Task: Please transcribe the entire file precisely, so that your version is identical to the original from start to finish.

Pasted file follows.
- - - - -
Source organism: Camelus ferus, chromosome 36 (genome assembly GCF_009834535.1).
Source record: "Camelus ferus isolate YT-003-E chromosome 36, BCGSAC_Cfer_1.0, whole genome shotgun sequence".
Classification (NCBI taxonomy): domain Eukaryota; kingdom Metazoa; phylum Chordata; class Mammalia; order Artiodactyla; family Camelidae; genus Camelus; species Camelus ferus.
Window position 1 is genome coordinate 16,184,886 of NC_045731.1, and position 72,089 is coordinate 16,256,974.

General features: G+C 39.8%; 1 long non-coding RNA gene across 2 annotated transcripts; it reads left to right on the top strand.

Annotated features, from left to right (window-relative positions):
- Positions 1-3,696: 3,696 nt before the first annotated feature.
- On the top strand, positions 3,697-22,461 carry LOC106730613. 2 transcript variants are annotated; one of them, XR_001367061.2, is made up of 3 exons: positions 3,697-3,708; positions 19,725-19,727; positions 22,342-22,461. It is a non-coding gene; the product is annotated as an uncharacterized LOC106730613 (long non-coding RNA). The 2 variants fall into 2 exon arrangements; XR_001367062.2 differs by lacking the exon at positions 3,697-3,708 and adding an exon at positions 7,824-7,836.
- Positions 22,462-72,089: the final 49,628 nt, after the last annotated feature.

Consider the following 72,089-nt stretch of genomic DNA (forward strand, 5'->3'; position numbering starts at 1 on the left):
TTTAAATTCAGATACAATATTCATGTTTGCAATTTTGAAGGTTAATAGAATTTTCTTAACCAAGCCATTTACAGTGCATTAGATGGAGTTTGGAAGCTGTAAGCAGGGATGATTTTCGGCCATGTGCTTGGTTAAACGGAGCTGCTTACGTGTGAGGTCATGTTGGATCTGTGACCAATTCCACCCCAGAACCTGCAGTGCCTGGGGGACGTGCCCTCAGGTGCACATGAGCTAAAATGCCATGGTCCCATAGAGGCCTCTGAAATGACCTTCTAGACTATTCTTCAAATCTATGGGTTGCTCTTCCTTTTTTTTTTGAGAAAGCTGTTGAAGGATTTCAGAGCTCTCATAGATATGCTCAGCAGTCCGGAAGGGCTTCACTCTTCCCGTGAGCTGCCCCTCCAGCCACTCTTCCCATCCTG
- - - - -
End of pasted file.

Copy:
Source organism: Camelus ferus, chromosome 36 (genome assembly GCF_009834535.1).
Source record: "Camelus ferus isolate YT-003-E chromosome 36, BCGSAC_Cfer_1.0, whole genome shotgun sequence".
Classification (NCBI taxonomy): domain Eukaryota; kingdom Metazoa; phylum Chordata; class Mammalia; order Artiodactyla; family Camelidae; genus Camelus; species Camelus ferus.
Window position 1 is genome coordinate 16,184,886 of NC_045731.1, and position 72,089 is coordinate 16,256,974.

General features: G+C 39.8%; 1 long non-coding RNA gene across 2 annotated transcripts; it reads left to right on the top strand.

Annotated features, from left to right (window-relative positions):
- Positions 1-3,696: 3,696 nt before the first annotated feature.
- On the top strand, positions 3,697-22,461 carry LOC106730613. 2 transcript variants are annotated; one of them, XR_001367061.2, is made up of 3 exons: positions 3,697-3,708; positions 19,725-19,727; positions 22,342-22,461. It is a non-coding gene; the product is annotated as an uncharacterized LOC106730613 (long non-coding RNA). The 2 variants fall into 2 exon arrangements; XR_001367062.2 differs by lacking the exon at positions 3,697-3,708 and adding an exon at positions 7,824-7,836.
- Positions 22,462-72,089: the final 49,628 nt, after the last annotated feature.

Consider the following 72,089-nt stretch of genomic DNA (forward strand, 5'->3'; position numbering starts at 1 on the left):
TTTAAATTCAGATACAATATTCATGTTTGCAATTTTGAAGGTTAATAGAATTTTCTTAACCAAGCCATTTACAGTGCATTAGATGGAGTTTGGAAGCTGTAAGCAGGGATGATTTTCGGCCATGTGCTTGGTTAAACGGAGCTGCTTACGTGTGAGGTCATGTTGGATCTGTGACCAATTCCACCCCAGAACCTGCAGTGCCTGGGGGACGTGCCCTCAGGTGCACATGAGCTAAAATGCCATGGTCCCATAGAGGCCTCTGAAATGACCTTCTAGACTATTCTTCAAATCTATGGGTTGCTCTTCCTTTTTTTTTTGAGAAAGCTGTTGAAGGATTTCAGAGCTCTCATAGATATGCTCAGCAGTCCGGAAGGGCTTCACTCTTCCCGTGAGCTGCCCCTCCAGCCACTCTTCCCATCCTG